Town - The jury, it seems, is still out on the new, shortened Currie Cup
Seven teams, one round of
round-robin fixtures and then straight into semi-finals and the final: that is
the direction the 2018 edition of the tournament has taken.
There is no doubt that it makes
for some intense meetings that have a lot riding on them, but what is the overall
feeling on the new format?
Never one to hold back, Western
Province coach John Dobson provided some valuable insight following his side's
impressive 65-38 win over the Golden Lions at Ellis Park on Saturday.
WP have been superb so far in the
competition, winning all three of their fixtures with maximum points while they
have scored 21 tries along the way.
They are already at the half-way
stage of their season, and if they can get a win over a struggling Griquas side
this weekend, as is expected, then they will be one the verge of securing a
On the surface, things are going
well for Dobson and WP so far in 2018, but there are some concerns that come
with the new format.
"I find it frustrating for
two reasons," Dobson said in Johannesburg after Saturday's win.
"Firstly, you're under
pressure from the start and it could be, like with the Lions, after an off day
like today you may not get a home final. The same applies to us.
"In the old days it was nice,
and we could lose up here and say, 'don't worry, we'll get you in Cape Town'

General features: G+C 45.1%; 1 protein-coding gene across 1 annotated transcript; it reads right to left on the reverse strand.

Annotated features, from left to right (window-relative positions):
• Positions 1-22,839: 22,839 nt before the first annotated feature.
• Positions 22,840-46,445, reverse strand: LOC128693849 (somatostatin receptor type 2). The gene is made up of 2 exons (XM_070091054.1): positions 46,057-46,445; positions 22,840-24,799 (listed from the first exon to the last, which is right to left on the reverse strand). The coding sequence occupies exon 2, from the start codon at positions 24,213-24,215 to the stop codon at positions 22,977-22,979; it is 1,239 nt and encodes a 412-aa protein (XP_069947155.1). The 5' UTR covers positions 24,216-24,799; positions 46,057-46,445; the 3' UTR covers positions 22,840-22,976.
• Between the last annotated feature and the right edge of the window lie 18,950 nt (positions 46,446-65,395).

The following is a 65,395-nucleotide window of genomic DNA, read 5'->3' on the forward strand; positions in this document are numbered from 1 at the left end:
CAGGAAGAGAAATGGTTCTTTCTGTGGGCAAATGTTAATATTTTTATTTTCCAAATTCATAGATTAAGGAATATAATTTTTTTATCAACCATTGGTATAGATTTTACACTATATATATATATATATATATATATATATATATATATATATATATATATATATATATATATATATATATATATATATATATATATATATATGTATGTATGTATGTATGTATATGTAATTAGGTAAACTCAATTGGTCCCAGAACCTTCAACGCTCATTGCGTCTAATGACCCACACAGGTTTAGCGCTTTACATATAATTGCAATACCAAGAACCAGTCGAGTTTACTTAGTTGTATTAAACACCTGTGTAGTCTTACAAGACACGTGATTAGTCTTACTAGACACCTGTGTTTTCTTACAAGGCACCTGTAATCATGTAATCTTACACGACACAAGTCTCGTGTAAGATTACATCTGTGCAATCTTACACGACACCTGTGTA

and vice versa.
"It gives the competition
more integrity. To have a Currie Cup that is shorter than a Varsity Cup is a
The other concern, which Dobson
says impacts the bigger unions more, is the fact that fringe players have less
time on the field.
It might explain why SA Rugby
president Mark Alexander said at the launch of this year's PRO14 that the plan
moving into 2019 was to significantly reduce the number of professionally
contracted players in South African rugby.
"For us bigger unions it is
tricky. We've all got four or five scrumhalves and you have to win games from
the start, so how do I give Paul de Wet, Justin Phillips or Herschel Jantjies
enough time in six games where we can't afford to drop a game?" Dobson
"So Jano (Vermaak) is
starting every game.
"Before, you had a chance to
expose more players. Currie Cup had become a developmental competition, but I'm
not sure how much you can achieve in six games."
Like with everything, though,
there is a counter argument and Dobson acknowledges that interest in this
year's competition seems to have intensified.
"I would say, to its credit,
there is obviously an interest," he said.
"It's like a mosquito that
you can't kill, the Currie Cup. They keep trying to slap it down, but it keeps
buzzing. This is going to be a cracking end to the season."